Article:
'They are not alone': Marietta recognizes Childhood Cancer Awareness Month

·2 min read

Sep. 1—MARIETTA — Councilman Johnny Walker, Mighty Millie Foundation representatives and others gathered on Marietta Square this week in recognition of those affected by childhood cancer.

Walker, who serves as mayor pro tem on the Marietta City Council, read an official city proclamation recognizing September as National Childhood Cancer Awareness Month.

The morning was one of remembrance and hope, as attendees spent time honoring the late Millie Mracek and countless others affected by childhood cancer.

"It feels like love in action," said Millie's mother, Claire Mracek said. "I know my daughter is looking down and saying 'We did it, mom!"

Nick and Claire Mracek started the foundation following the death of their 3-year-old daughter in 2020 to rhabdomyosarcoma, a rare type of cancer that forms in soft tissue. They knew they wanted to do something to honor Millie while supporting families who may be going through a similar situation, which led to them starting the foundation.

"We want to help out any way we can, doing so in Millie's name," Nick Mracek said.

Popsicles were a favorite of Millie's, yet something she did not get to have during treatment because the hospital was often out of stock. One of the things the Mraceks did to honor their daughter is visit different hospitals and treatment centers, donating popsicles to the children in the pediatric units. In the last year, the Mighty Millie Popsicle Project donated more than 20,000 popsicles to 16 different childhood cancer centers across the southeast, with hospitals as far away as Texas receiving donations.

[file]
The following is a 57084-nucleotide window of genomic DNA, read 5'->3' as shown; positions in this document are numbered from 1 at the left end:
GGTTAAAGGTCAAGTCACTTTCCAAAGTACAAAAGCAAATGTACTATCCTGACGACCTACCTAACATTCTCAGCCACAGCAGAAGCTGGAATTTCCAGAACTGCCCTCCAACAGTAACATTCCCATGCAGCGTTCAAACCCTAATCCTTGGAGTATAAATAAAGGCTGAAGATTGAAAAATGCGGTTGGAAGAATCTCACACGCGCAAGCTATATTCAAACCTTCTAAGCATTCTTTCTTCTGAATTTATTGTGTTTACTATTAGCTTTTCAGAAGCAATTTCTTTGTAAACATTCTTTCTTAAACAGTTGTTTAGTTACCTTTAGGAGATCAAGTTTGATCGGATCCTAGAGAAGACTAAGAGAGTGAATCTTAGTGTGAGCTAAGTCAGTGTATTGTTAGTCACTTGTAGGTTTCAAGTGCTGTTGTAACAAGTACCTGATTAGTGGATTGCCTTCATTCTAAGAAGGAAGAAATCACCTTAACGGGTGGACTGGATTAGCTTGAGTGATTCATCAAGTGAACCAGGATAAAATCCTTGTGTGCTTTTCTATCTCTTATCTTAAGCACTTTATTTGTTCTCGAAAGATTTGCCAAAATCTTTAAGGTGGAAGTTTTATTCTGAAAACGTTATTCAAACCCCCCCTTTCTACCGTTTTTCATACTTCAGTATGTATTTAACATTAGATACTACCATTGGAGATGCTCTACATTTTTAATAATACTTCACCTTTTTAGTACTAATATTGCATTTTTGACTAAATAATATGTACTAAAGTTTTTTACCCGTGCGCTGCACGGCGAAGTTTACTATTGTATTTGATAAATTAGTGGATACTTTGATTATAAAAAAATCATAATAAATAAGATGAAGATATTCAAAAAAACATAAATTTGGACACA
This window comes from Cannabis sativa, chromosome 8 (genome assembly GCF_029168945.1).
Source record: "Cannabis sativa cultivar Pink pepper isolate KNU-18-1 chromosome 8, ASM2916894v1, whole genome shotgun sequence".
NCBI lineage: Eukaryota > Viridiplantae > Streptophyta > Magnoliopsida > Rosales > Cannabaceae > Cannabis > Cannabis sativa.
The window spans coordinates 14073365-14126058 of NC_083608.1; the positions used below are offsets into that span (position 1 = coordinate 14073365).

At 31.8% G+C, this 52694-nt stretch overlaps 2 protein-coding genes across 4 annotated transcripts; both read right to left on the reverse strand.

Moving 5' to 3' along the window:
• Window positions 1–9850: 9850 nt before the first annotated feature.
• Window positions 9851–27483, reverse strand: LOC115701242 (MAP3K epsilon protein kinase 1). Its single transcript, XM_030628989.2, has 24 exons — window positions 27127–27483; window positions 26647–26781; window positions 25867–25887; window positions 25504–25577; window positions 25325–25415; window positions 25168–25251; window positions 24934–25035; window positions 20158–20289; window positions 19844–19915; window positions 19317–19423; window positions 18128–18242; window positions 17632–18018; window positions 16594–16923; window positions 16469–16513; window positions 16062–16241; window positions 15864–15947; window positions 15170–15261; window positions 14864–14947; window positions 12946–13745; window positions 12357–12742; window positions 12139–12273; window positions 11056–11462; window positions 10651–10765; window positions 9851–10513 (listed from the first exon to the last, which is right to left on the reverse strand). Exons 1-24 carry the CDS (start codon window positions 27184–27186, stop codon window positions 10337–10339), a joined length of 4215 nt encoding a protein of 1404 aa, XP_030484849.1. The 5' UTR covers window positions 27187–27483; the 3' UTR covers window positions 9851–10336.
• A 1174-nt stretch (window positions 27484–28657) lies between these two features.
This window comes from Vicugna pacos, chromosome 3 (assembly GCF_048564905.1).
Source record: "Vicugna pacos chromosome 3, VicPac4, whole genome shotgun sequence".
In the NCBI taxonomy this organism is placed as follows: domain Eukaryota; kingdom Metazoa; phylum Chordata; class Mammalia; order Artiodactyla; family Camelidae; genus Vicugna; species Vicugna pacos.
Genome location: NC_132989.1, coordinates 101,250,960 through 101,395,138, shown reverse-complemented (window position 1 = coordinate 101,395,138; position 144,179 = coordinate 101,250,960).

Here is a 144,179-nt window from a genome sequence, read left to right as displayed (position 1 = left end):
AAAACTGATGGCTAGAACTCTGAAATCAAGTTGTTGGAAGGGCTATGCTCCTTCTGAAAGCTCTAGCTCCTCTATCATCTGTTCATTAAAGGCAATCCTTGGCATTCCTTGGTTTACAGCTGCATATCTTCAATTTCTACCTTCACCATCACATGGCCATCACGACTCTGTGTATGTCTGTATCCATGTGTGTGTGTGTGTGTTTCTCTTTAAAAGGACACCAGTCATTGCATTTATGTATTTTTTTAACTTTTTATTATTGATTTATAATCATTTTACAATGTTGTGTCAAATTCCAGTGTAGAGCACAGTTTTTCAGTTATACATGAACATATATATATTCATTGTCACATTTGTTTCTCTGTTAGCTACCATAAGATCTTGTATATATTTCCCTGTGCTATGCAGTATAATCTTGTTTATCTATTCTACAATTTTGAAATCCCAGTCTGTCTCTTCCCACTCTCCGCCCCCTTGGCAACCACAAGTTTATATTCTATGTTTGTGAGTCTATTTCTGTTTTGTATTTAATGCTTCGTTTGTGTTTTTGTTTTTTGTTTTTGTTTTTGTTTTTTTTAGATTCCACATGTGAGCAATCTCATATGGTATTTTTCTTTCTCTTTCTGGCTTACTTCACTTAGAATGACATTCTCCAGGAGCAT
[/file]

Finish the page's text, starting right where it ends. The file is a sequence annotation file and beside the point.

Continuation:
"It's a small moment of big joy," he said.

The Mracek family was joined by relatives outside of a promotional tent by the Glover Park bandstand. Among those in attendance was Marietta Schools Superintendent Grant Rivera. Rivera's younger daughter, Reese, beat cancer at 16 months old.

"We want every one of these other families affected to know they are not alone," Rivera said.

The Mraceks approached Walker in 2021 to get something in place to honor Millie, working with Mayor Steve Tumlin to get a proclamation written, Walker said. A year later, they returned to the Square with the same purpose, hoping to be a source of relief for those going through a similar situation to Millie's.

"I just feel led to this group," said Walker. "I see what a great job they're doing in keeping her memory alive with this foundation."

The Mighty Millie Foundation will be hosting different events throughout September in observance of Childhood Cancer Awareness Month, Claire Mracek said.

"I just want to say thank you to Marietta," said Claire Mracek. "This city has a special culture and heartbeat to it, and I think we all saw that today."

To learn more about the Mighty Millie Foundation, visit https://mightymillie.org.